In the last few blog posts, we discussed the danger of the “greed, hope, and fear cycle” (in which people tend to earn below average returns by buying high and selling low) and some ways to overcome it by diversifying and rebalancing your portfolio to earn the average return. But what if you were to actually buy low and sell high?  Could you actually earn the “holy grail” of higher returns and lower risk that way?

In theory, yes.  Academic studies show that over long periods of time, stocks that are priced low relative to standards of value like dividends, book value, and earnings, tend to have both higher returns and lower risk than those that are priced high relative to those standards.  This is what many investment managers who use a “value” style strive for.  In reality, few actually achieve it (Warren Buffett is a rare example).

One problem is that in some ways, value investing is even harder for investment managers than it is for regular investors.  Let’s say that technology companies are back in style and everyone is buying them.  In the short term, tech companies are likely to do very well.  If you’re a mutual fund manager who doesn’t buy tech companies because you think they’re overvalued and closer to the top than to the bottom, you’ll underperform your peers.  At best, the media will say that you’re out of touch with things like the “new economy” (that’s what happened to Warren Buffett in the late 90s) and investors will flee from your fund (as happened to my favorite investment manager in the same time period).  At worst, you’ll be fired.

On the other hand, if you go along with the crowd and buy tech companies, you won’t be punished when they eventually come down.  It won’t be considered your fault since you won’t be doing much worse than the peers that you’re compared against.  After all, they can’t fire everyone.

So while there are true value managers out there, they are hard to find.  The key is to look for those who stuck to their guns even when their style wasn’t very popular. You’re also more likely to find them in small, independent fund companies than the big-name brands that tend to be more driven by short-term performance.

There’s also another problem.  According to a lot of economic research, the main determining factor in a portfolio’s performance is the asset allocation (division between stocks, bonds, and cash) rather than the selection of individual securities.  Yet, we take the asset allocation out of the manager’s hands and force them to generate their outperformance just by selecting securities.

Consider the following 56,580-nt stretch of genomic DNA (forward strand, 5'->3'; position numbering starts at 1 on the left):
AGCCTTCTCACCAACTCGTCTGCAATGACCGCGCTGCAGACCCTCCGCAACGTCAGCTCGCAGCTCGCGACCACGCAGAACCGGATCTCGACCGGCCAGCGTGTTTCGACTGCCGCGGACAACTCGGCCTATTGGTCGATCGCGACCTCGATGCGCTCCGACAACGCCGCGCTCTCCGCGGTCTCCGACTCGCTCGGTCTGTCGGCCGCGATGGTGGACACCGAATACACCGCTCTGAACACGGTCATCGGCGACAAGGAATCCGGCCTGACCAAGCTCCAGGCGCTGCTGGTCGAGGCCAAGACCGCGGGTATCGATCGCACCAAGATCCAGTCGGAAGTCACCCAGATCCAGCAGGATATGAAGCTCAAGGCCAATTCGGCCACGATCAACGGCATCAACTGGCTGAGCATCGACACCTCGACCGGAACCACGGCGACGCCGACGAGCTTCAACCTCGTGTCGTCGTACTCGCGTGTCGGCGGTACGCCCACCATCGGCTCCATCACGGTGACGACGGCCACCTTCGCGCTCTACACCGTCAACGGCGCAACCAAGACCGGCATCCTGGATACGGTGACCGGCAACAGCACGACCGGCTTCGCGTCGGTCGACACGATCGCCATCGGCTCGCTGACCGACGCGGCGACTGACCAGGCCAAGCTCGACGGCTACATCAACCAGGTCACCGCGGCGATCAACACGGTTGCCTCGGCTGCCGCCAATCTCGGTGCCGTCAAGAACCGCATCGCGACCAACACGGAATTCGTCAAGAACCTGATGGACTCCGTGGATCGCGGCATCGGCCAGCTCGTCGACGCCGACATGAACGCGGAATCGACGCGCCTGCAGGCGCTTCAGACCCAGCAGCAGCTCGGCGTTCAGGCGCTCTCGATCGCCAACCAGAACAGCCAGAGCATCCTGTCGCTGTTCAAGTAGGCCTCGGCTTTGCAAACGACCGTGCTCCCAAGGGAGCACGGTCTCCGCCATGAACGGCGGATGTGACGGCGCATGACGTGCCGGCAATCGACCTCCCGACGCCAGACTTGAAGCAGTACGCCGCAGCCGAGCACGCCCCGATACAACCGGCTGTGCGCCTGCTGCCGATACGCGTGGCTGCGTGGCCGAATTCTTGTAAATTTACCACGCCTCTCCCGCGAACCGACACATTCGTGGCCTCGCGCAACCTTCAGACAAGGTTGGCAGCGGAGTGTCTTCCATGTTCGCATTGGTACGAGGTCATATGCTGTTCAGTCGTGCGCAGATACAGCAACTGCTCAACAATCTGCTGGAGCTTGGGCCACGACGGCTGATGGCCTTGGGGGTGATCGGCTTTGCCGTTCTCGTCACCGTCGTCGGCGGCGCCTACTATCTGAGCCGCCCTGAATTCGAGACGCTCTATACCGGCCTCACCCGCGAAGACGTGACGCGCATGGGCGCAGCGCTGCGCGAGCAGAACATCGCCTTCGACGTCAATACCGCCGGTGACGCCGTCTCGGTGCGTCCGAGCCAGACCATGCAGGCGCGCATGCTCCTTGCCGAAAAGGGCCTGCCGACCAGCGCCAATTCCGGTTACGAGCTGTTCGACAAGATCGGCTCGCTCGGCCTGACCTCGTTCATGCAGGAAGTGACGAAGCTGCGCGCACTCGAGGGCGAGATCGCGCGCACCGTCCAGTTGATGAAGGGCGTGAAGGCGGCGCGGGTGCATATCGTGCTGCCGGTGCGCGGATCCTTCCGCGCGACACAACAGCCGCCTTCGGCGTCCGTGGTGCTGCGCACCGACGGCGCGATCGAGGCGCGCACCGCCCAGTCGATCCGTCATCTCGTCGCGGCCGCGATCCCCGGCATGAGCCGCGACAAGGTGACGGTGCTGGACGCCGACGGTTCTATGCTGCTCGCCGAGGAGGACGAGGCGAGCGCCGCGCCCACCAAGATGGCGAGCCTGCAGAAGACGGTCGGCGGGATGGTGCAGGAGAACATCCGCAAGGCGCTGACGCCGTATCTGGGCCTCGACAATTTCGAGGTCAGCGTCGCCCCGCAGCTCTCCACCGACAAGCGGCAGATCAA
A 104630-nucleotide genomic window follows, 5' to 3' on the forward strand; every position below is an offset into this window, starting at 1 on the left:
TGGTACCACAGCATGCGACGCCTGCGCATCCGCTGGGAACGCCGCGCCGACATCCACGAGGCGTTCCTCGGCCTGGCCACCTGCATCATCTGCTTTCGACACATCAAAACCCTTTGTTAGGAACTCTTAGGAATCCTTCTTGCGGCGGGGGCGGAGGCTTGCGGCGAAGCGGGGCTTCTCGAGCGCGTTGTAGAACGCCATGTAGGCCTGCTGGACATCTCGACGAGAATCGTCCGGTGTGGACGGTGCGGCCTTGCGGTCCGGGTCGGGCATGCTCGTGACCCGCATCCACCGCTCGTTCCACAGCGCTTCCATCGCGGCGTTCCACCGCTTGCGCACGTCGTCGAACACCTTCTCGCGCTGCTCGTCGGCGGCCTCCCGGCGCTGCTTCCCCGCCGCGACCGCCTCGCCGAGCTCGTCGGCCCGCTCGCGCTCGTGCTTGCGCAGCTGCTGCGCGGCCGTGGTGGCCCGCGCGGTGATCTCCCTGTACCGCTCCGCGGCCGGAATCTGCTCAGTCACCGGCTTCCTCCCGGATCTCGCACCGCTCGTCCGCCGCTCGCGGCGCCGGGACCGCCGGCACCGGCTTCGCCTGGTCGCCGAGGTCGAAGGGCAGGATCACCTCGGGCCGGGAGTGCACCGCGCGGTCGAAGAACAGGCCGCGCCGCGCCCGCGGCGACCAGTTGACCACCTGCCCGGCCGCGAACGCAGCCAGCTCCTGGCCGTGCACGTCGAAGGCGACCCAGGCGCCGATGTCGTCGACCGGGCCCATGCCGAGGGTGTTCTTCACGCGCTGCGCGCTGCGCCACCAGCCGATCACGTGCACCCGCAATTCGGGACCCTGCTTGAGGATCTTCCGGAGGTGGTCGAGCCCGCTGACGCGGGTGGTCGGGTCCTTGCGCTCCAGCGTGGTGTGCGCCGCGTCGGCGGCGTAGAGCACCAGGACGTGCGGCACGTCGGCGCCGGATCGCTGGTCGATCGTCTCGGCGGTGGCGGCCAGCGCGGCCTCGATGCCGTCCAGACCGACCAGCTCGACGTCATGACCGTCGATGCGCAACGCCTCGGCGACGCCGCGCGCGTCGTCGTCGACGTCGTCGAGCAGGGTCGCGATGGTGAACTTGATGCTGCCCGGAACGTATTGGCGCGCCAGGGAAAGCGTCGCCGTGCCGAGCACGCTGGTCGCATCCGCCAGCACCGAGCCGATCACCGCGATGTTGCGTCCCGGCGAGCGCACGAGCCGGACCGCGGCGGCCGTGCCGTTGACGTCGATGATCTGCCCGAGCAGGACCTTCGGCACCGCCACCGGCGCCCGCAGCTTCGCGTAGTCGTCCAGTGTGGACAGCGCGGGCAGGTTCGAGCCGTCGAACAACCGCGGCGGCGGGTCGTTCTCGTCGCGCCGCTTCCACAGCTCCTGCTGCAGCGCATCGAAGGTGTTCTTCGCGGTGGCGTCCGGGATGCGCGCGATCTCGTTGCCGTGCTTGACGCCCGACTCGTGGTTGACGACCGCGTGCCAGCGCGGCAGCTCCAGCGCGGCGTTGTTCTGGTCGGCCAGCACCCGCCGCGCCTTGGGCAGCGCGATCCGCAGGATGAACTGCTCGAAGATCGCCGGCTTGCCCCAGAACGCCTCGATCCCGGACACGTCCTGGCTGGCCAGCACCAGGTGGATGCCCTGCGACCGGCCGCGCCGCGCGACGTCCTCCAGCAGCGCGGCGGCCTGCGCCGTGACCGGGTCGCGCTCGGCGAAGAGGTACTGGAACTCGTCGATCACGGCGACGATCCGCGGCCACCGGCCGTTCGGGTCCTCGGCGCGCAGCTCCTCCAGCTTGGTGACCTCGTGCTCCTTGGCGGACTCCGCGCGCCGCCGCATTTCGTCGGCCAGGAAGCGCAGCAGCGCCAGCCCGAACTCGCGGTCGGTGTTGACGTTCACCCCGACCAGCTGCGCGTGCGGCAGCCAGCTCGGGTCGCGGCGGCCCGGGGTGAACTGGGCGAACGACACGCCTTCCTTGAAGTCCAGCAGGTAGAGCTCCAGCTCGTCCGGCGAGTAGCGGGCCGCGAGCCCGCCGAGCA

Let me use an analogy.  Let’s say that you’re picking a team for a relay triathlon race that consists of running, swimming, and cycling.  Normally, you’d look for the best runner, swimmer, and cycler available for your team.  Now imagine that you’re limited to only picking from a group of runners from a certain geographical area and of a certain size.  You certainly could pick the best runner, swimmer, and cycler from that group but it’s not going to be as good a team as it would be with a wider pool to choose from.

That’s what happens when we limit fund managers to manage something like a “U.S. large cap stock fund.”  The best values at the time may be in foreign bonds or small cap stocks but the manager’s hands are tied.  To make matters worse, they may have to buy almost every stock in their category just to stay broadly diversified.  In a sense, they become expensive index funds.  Then we blame them when U.S. large cap stocks are down.  (Of course, their fund’s performance could still be their fault but not always.)

I prefer to let a skilled manager pick from among the best (meaning undervalued) investment opportunities whatever and wherever they may be.  If that means moving out of stocks that have become too expensive, so be it. If I want “buy and hold,” I’ll buy a much cheaper index fund.

So here are the things I like to look for:

1) Managers with a long track record of outperforming by buying undervalued investments rather than following the herd.

2) A fund that offers the manager(s) as much flexibility as possible.  The fund should be global (both foreign and domestic) and include stocks, bonds, cash, and even alternative investments like real estate and gold or other commodities.

3) Below average expenses.  All things being equal, a fund with low expenses will beat one with higher expenses.

Unfortunately, there are only a handful of funds that meet these criteria.  Since they tend to be relatively small and obscure and don’t fit well into traditional asset allocation models, they’re also unlikely to be available in your 401(k) so you might have to buy them in an IRA or taxable account.  But you didn’t think that finding the “holy grail” would be easy, did you?